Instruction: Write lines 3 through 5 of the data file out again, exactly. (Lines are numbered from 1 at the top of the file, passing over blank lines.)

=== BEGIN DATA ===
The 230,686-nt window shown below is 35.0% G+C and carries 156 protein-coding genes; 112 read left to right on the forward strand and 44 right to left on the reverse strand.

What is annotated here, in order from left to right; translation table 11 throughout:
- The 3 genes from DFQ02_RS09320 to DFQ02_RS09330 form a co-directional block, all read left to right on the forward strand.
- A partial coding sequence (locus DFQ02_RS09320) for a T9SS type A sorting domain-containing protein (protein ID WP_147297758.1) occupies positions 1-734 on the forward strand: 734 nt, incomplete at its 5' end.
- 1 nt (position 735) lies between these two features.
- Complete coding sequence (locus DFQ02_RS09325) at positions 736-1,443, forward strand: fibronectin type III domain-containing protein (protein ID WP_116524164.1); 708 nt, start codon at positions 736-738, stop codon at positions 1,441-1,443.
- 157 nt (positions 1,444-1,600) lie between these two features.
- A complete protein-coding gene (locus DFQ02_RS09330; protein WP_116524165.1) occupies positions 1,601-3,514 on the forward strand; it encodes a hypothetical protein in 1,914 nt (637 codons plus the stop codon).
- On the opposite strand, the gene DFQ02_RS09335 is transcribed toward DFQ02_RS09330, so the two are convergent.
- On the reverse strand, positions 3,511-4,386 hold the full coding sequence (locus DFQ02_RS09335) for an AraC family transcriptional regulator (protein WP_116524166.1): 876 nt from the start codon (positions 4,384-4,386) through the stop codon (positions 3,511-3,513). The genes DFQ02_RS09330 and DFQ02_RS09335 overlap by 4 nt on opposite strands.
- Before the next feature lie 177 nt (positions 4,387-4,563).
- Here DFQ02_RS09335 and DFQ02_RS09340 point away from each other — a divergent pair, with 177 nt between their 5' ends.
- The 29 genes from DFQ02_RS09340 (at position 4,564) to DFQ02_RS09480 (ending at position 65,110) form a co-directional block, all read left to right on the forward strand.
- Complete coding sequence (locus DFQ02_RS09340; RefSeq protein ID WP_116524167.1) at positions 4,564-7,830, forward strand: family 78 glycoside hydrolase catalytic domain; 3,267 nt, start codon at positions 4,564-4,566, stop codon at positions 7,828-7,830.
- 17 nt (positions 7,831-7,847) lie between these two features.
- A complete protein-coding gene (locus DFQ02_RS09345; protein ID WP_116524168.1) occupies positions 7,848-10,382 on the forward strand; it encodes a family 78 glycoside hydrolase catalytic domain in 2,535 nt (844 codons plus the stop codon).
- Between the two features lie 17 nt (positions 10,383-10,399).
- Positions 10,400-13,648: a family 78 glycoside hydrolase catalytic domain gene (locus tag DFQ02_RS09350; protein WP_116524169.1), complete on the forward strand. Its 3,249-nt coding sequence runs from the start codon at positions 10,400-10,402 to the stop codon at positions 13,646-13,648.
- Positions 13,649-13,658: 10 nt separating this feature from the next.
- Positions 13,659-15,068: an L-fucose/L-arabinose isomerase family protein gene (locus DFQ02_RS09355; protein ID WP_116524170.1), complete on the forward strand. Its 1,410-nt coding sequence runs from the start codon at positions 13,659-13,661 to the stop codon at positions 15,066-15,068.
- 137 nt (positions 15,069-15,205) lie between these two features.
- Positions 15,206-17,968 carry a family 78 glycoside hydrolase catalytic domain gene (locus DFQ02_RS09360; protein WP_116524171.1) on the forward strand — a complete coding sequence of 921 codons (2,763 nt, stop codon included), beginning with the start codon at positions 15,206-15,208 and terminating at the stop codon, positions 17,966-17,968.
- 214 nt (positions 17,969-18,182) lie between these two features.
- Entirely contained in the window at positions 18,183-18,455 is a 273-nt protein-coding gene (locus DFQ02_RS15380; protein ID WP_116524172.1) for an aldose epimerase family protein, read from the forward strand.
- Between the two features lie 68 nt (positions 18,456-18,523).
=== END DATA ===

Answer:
- The 3 genes from DFQ02_RS09320 to DFQ02_RS09330 form a co-directional block, all read left to right on the forward strand.
- A partial coding sequence (locus DFQ02_RS09320) for a T9SS type A sorting domain-containing protein (protein ID WP_147297758.1) occupies positions 1-734 on the forward strand: 734 nt, incomplete at its 5' end.
- 1 nt (position 735) lies between these two features.